3.2 Neural Network & GMM Systems Training

The NN training and pre-training phases are based on the GPU version of the TNet toolkit [24]. Pre-training initializes weights in the first two hidden layers via RBM (Gaussian-Bernoulli) using a learning rate of 0.005 with 10 pre-training epochs. The remaining RBMs (Bernoulli- Bernoulli) use a learning rate of 0.05 with 5 pre-training epochs. From the training-set, a small cross-validation set (10% of training data) has been derived for the following back-propagation training. The fine-tuning phase is performed by a stochastic gradient descent optimizing cross-entropy loss function. The learning rate, is kept fixed at 0.002 as long as the single epoch increment in cross-validation frame accuracy is higher than 0.5%. For subsequent epochs, the learning rate is halved until the cross-validation increment of the accuracy is less than the stopping threshold of 0.1%. NN weights and biases are updated per blocks of 1024 frames.

A conventional GMM approach is also used to provide a baseline comparison with our H-DNN results. The system has two steps: the creation of the concepts models (training), and the scoring (testing). In the first step the Expectation Maximization (EM) algorithm updates a pre-trained concept-independent GMM, known as the Universal Background Model (UBM), to create a 256-mixture GMM for each audio concept. In the second step, a log-likelihood ratio is used to obtain a similarity score between each concept-dependent GMM and the acoustic features of each test audio. The UBM is used in the likelihood-ratio computation for score normalization.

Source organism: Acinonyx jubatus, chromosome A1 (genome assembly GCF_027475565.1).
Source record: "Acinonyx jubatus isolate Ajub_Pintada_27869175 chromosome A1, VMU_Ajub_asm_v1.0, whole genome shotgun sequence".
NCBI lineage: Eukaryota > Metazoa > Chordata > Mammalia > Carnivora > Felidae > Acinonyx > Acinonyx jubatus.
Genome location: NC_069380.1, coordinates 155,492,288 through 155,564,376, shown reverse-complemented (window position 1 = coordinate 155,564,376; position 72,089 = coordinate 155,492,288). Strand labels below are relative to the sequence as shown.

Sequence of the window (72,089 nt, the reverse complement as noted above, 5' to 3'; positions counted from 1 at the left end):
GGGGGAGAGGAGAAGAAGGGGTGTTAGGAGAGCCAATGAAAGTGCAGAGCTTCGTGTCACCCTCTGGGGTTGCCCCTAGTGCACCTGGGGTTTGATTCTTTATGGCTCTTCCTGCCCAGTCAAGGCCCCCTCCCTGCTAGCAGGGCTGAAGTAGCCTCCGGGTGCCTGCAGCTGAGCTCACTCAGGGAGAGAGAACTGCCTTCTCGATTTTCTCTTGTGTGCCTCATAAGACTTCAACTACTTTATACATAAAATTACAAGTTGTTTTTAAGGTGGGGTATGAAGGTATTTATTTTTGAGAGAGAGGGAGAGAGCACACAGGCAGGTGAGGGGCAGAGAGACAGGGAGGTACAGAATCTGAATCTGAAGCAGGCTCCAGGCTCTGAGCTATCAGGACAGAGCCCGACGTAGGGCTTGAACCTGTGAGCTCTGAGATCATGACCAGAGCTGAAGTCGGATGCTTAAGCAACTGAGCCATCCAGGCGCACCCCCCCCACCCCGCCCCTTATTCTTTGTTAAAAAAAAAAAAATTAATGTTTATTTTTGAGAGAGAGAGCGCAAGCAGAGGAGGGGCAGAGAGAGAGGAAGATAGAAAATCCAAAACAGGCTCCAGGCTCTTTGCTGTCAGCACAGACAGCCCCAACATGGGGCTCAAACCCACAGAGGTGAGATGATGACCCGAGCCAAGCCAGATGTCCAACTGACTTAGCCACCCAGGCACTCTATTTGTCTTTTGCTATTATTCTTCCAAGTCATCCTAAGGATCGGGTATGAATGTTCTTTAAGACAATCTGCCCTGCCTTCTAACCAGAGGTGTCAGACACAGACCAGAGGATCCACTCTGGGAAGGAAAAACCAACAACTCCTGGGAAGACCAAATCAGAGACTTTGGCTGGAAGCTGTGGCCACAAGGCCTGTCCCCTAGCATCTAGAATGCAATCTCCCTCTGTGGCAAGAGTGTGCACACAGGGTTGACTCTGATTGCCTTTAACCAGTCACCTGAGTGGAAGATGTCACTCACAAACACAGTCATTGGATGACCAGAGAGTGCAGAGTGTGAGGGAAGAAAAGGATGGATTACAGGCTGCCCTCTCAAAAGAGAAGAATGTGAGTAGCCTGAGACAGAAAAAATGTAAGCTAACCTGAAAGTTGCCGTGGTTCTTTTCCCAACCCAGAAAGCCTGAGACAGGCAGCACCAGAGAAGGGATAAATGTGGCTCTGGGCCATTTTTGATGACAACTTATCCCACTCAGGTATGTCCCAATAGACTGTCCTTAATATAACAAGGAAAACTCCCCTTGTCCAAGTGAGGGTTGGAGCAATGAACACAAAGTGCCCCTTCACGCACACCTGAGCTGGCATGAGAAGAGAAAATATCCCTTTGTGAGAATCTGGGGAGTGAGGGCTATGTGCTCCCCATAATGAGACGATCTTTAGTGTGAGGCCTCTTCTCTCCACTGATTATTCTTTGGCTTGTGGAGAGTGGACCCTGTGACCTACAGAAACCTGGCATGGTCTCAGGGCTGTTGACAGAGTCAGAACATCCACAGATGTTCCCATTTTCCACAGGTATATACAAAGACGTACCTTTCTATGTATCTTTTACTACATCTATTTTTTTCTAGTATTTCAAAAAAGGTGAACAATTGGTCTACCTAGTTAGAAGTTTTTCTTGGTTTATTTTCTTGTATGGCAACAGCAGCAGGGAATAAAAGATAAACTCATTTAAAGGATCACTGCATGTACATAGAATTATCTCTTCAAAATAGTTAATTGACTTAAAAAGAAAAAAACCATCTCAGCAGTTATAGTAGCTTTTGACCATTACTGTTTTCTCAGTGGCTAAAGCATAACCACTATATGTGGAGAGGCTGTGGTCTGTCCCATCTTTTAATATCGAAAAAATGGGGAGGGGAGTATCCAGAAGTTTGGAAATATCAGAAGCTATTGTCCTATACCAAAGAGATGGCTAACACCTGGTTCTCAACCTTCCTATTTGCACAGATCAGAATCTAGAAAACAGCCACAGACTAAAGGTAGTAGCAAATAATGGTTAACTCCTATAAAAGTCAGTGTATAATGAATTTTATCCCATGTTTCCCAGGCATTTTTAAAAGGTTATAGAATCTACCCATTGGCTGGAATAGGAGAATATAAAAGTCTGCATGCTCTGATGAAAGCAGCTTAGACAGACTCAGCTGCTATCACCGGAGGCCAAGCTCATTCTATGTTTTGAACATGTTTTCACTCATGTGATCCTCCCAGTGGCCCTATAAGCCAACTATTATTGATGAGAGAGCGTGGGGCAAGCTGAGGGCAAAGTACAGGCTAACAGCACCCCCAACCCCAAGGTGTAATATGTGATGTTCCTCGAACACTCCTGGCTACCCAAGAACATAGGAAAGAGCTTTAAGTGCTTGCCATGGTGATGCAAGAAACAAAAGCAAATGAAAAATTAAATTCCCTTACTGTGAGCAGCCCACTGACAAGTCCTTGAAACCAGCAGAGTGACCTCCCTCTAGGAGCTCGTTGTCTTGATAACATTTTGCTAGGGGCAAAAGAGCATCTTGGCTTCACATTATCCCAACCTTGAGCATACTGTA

3.3 Evaluation Metric

Results are quantitatively analyzed with classification frame accuracy (F.A.), which is evaluated by comparing the label from the frame’s highest posterior against its corresponding ground truth label.

4 Experimental Results